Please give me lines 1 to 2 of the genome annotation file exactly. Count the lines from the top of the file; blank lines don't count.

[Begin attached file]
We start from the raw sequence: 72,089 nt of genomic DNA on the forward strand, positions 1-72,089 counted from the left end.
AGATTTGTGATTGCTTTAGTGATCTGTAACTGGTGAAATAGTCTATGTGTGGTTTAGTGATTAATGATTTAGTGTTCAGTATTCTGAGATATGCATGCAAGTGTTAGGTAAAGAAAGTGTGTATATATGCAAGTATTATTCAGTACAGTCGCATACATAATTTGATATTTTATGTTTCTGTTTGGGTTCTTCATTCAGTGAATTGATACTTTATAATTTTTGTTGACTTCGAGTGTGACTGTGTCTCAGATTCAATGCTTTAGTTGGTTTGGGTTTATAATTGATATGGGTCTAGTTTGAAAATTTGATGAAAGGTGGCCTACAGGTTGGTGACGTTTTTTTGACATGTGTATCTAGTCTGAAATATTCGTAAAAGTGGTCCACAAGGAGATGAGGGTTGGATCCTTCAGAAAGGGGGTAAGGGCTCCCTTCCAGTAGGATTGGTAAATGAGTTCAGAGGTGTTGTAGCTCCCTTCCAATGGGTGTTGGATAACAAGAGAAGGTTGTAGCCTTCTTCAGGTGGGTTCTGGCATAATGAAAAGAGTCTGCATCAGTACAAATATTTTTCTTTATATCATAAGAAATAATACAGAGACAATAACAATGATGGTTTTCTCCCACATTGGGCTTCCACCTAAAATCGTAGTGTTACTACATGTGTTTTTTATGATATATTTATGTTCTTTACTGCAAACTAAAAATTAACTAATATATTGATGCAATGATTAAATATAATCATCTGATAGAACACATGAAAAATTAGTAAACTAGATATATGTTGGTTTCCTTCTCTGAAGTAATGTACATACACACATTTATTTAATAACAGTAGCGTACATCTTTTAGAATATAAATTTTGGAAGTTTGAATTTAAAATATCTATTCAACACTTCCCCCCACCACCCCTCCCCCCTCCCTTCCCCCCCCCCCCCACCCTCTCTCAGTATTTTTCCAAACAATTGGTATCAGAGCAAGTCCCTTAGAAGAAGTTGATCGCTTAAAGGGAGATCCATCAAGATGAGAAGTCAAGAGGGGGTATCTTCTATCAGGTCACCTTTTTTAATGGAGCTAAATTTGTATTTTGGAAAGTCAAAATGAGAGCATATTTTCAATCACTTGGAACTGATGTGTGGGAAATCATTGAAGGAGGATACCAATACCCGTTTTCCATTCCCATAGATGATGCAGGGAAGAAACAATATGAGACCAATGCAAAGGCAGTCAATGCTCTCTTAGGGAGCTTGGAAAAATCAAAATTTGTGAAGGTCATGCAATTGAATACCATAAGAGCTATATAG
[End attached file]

We start from the raw sequence: 72,089 nt of genomic DNA on the forward strand, positions 1-72,089 counted from the left end.
AGATTTGTGATTGCTTTAGTGATCTGTAACTGGTGAAATAGTCTATGTGTGGTTTAGTGATTAATGATTTAGTGTTCAGTATTCTGAGATATGCATGCAAGTGTTAGGTAAAGAAAGTGTGTATATATGCAAGTATTATTCAGTACAGTCGCATACATAATTTGATATTTTATGTTTCTGTTTGGGTTCTTCATTCAGTGAATTGATACTTTATAATTTTTGTTGACTTCGAGTGTGACTGTGTCTCAGATTCAATGCTTTAGTTGGTTTGGGTTTATAATTGATATGGGTCTAGTTTGAAAATTTGATGAAAGGTGGCCTACAGGTTGGTGACGTTTTTTTGACATGTGTATCTAGTCTGAAATATTCGTAAAAGTGGTCCACAAGGAGATGAGGGTTGGATCCTTCAGAAAGGGGGTAAGGGCTCCCTTCCAGTAGGATTGGTAAATGAGTTCAGAGGTGTTGTAGCTCCCTTCCAATGGGTGTTGGATAACAAGAGAAGGTTGTAGCCTTCTTCAGGTGGGTTCTGGCATAATGAAAAGAGTCTGCATCAGTACAAATATTTTTCTTTATATCATAAGAAATAATACAGAGACAATAACAATGATGGTTTTCTCCCACATTGGGCTTCCACCTAAAATCGTAGTGTTACTACATGTGTTTTTTATGATATATTTATGTTCTTTACTGCAAACTAAAAATTAACTAATATATTGATGCAATGATTAAATATAATCATCTGATAGAACACATGAAAAATTAGTAAACTAGATATATGTTGGTTTCCTTCTCTGAAGTAATGTACATACACACATTTATTTAATAACAGTAGCGTACATCTTTTAGAATATAAATTTTGGAAGTTTGAATTTAAAATATCTATTCAACACTTCCCCCCACCACCCCTCCCCCCTCCCTTCCCCCCCCCCCCCACCCTCTCTCAGTATTTTTCCAAACAATTGGTATCAGAGCAAGTCCCTTAGAAGAAGTTGATCGCTTAAAGGGAGATCCATCAAGATGAGAAGTCAAGAGGGGGTATCTTCTATCAGGTCACCTTTTTTAATGGAGCTAAATTTGTATTTTGGAAAGTCAAAATGAGAGCATATTTTCAATCACTTGGAACTGATGTGTGGGAAATCATTGAAGGAGGATACCAATACCCGTTTTCCATTCCCATAGATGATGCAGGGAAGAAACAATATGAGACCAATGCAAAGGCAGTCAATGCTCTCTTAGGGAGCTTGGAAAAATCAAAATTTGTGAAGGTCATGCAATTGAATACCATAAGAGCTATATAG